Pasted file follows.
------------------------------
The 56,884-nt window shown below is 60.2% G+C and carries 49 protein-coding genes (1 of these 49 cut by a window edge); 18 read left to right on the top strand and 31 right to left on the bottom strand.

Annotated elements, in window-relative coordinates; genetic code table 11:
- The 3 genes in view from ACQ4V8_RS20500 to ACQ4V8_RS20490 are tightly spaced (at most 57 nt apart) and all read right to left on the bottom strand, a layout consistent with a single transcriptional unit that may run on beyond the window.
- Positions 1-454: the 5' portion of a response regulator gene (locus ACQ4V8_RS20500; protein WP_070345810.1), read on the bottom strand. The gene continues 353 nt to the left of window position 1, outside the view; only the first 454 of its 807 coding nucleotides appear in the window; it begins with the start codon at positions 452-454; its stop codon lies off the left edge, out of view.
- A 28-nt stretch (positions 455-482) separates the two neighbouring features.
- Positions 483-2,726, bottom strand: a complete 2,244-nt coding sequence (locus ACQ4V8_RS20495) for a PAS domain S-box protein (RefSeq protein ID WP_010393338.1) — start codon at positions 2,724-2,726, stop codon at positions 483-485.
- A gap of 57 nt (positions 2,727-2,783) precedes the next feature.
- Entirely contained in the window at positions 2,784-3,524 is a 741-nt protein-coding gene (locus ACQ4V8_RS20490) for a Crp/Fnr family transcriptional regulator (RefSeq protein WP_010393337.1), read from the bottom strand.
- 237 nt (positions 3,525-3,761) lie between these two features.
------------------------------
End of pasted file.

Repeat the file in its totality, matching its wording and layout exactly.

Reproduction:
The 56,884-nt window shown below is 60.2% G+C and carries 49 protein-coding genes (1 of these 49 cut by a window edge); 18 read left to right on the top strand and 31 right to left on the bottom strand.

Annotated elements, in window-relative coordinates; genetic code table 11:
- The 3 genes in view from ACQ4V8_RS20500 to ACQ4V8_RS20490 are tightly spaced (at most 57 nt apart) and all read right to left on the bottom strand, a layout consistent with a single transcriptional unit that may run on beyond the window.
- Positions 1-454: the 5' portion of a response regulator gene (locus ACQ4V8_RS20500; protein WP_070345810.1), read on the bottom strand. The gene continues 353 nt to the left of window position 1, outside the view; only the first 454 of its 807 coding nucleotides appear in the window; it begins with the start codon at positions 452-454; its stop codon lies off the left edge, out of view.
- A 28-nt stretch (positions 455-482) separates the two neighbouring features.
- Positions 483-2,726, bottom strand: a complete 2,244-nt coding sequence (locus ACQ4V8_RS20495) for a PAS domain S-box protein (RefSeq protein ID WP_010393338.1) — start codon at positions 2,724-2,726, stop codon at positions 483-485.
- A gap of 57 nt (positions 2,727-2,783) precedes the next feature.
- Entirely contained in the window at positions 2,784-3,524 is a 741-nt protein-coding gene (locus ACQ4V8_RS20490) for a Crp/Fnr family transcriptional regulator (RefSeq protein WP_010393337.1), read from the bottom strand.
- 237 nt (positions 3,525-3,761) lie between these two features.